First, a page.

Catholicism and Greek Orthodoxy are often defined by their slight differences, although they worship the same god. The differences between Catholicism and Greek Orthodoxy are definitely shown through the practice of Saturday/ Sunday worship and the devotion to Mary.
Saturday/ Sunday worship or the Sabbath, was first described in the biblical account of Genesis (Gen. 2:2-3) as the seventh day of creation. " By the seventh day God had finished the work he had been doing; so on the seventh day he rested from all his work. Then God blessed the seventh day and made it holy, because on it he rested from all the work of creating that he had done." They are the same in this facet as the allocated day for the Sabbath is Sunday for both Catholicism and Greek Orthodoxy, however many of the practices differ slightly.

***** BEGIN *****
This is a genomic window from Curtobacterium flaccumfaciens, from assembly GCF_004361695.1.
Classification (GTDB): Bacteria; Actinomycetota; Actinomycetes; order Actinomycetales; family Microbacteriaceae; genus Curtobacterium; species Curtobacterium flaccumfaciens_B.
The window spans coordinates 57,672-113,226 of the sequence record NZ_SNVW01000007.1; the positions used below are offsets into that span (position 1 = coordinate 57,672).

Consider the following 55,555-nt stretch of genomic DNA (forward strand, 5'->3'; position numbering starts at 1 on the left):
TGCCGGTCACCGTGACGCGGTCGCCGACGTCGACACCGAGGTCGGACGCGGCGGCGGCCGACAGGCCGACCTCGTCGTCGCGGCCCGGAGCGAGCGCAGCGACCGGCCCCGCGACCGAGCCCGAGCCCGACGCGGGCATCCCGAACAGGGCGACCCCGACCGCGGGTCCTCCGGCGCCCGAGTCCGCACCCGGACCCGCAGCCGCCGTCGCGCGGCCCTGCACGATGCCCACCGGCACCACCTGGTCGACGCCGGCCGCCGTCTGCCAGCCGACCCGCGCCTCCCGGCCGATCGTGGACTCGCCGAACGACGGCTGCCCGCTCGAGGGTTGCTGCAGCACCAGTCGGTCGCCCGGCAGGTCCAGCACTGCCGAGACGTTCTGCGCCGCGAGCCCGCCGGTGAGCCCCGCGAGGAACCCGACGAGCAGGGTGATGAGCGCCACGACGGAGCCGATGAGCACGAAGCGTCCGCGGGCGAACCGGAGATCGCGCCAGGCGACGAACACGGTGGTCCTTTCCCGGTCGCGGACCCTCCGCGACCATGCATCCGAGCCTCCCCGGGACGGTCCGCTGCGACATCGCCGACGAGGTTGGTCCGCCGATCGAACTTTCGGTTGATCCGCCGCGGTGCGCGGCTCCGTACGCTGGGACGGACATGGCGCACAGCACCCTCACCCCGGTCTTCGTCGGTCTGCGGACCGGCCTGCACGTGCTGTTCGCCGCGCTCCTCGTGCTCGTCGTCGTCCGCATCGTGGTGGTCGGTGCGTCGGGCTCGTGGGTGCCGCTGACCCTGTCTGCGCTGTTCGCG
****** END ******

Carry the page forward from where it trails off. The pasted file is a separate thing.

There are many differences in Sunday worship, the most apparent is that the Greek Orthodox do not kneel during Sunday sermons and on all Sundays from Pascha until Pentecost. As is evident from the Holy Scriptures, bows, kneeling and prostrations were employed during prayer even in the Old Testament. King David refers to bowing down to God or to His temple in many of the psalms, for example: "Bow down to the Lord in His holy court" (Ps. 28:2); "I shall bow down toward Thy holy temple in fear of Thee" (Ps. 5:8); "O come, let us worship and fall down before Him" (Ps. 94:6). Full prostrations are also mentioned in the books of the Old Testament. For example: the Prophets Moses and Aaron prayed to God, "having fallen on their faces" (Numbers 16:22).
In addition, in the New Testament the custom of kneeling, prostrations and, bowing had been preserved and still had a place at the time of the earthly life of Jesus Christ, who sanctified this Old Testament custom by His own example, praying on bended knees and falling down upon His face. However, in Greek Orthodox law, the exceptions with regard to Sundays and the days between Pascha and Pentecost apply as...
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